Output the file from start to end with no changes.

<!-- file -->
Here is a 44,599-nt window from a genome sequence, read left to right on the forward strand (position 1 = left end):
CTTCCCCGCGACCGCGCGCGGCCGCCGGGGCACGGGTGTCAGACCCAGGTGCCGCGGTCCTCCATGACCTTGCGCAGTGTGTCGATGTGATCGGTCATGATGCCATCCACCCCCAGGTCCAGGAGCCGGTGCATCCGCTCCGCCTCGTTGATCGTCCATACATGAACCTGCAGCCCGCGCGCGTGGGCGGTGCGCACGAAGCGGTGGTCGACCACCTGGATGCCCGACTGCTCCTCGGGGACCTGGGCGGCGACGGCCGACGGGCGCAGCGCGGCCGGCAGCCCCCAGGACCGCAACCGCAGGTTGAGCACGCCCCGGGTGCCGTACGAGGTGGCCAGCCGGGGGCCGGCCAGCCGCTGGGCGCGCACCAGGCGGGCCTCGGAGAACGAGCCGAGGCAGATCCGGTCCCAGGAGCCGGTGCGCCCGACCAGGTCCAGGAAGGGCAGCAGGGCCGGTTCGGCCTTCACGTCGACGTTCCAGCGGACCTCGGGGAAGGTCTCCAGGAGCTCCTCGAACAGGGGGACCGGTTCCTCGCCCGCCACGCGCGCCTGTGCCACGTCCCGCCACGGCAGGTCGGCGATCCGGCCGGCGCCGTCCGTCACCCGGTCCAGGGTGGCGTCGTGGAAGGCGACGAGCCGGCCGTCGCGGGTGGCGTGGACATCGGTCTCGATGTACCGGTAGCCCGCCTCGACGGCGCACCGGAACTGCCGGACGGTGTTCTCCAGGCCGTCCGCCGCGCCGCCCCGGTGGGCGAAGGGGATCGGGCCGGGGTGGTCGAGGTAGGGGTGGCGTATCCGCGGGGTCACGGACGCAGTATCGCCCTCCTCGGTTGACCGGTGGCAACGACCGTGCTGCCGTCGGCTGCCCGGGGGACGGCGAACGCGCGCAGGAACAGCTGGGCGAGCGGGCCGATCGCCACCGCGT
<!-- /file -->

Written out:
Here is a 44,599-nt window from a genome sequence, read left to right on the forward strand (position 1 = left end):
CTTCCCCGCGACCGCGCGCGGCCGCCGGGGCACGGGTGTCAGACCCAGGTGCCGCGGTCCTCCATGACCTTGCGCAGTGTGTCGATGTGATCGGTCATGATGCCATCCACCCCCAGGTCCAGGAGCCGGTGCATCCGCTCCGCCTCGTTGATCGTCCATACATGAACCTGCAGCCCGCGCGCGTGGGCGGTGCGCACGAAGCGGTGGTCGACCACCTGGATGCCCGACTGCTCCTCGGGGACCTGGGCGGCGACGGCCGACGGGCGCAGCGCGGCCGGCAGCCCCCAGGACCGCAACCGCAGGTTGAGCACGCCCCGGGTGCCGTACGAGGTGGCCAGCCGGGGGCCGGCCAGCCGCTGGGCGCGCACCAGGCGGGCCTCGGAGAACGAGCCGAGGCAGATCCGGTCCCAGGAGCCGGTGCGCCCGACCAGGTCCAGGAAGGGCAGCAGGGCCGGTTCGGCCTTCACGTCGACGTTCCAGCGGACCTCGGGGAAGGTCTCCAGGAGCTCCTCGAACAGGGGGACCGGTTCCTCGCCCGCCACGCGCGCCTGTGCCACGTCCCGCCACGGCAGGTCGGCGATCCGGCCGGCGCCGTCCGTCACCCGGTCCAGGGTGGCGTCGTGGAAGGCGACGAGCCGGCCGTCGCGGGTGGCGTGGACATCGGTCTCGATGTACCGGTAGCCCGCCTCGACGGCGCACCGGAACTGCCGGACGGTGTTCTCCAGGCCGTCCGCCGCGCCGCCCCGGTGGGCGAAGGGGATCGGGCCGGGGTGGTCGAGGTAGGGGTGGCGTATCCGCGGGGTCACGGACGCAGTATCGCCCTCCTCGGTTGACCGGTGGCAACGACCGTGCTGCCGTCGGCTGCCCGGGGGACGGCGAACGCGCGCAGGAACAGCTGGGCGAGCGGGCCGATCGCCACCGCGT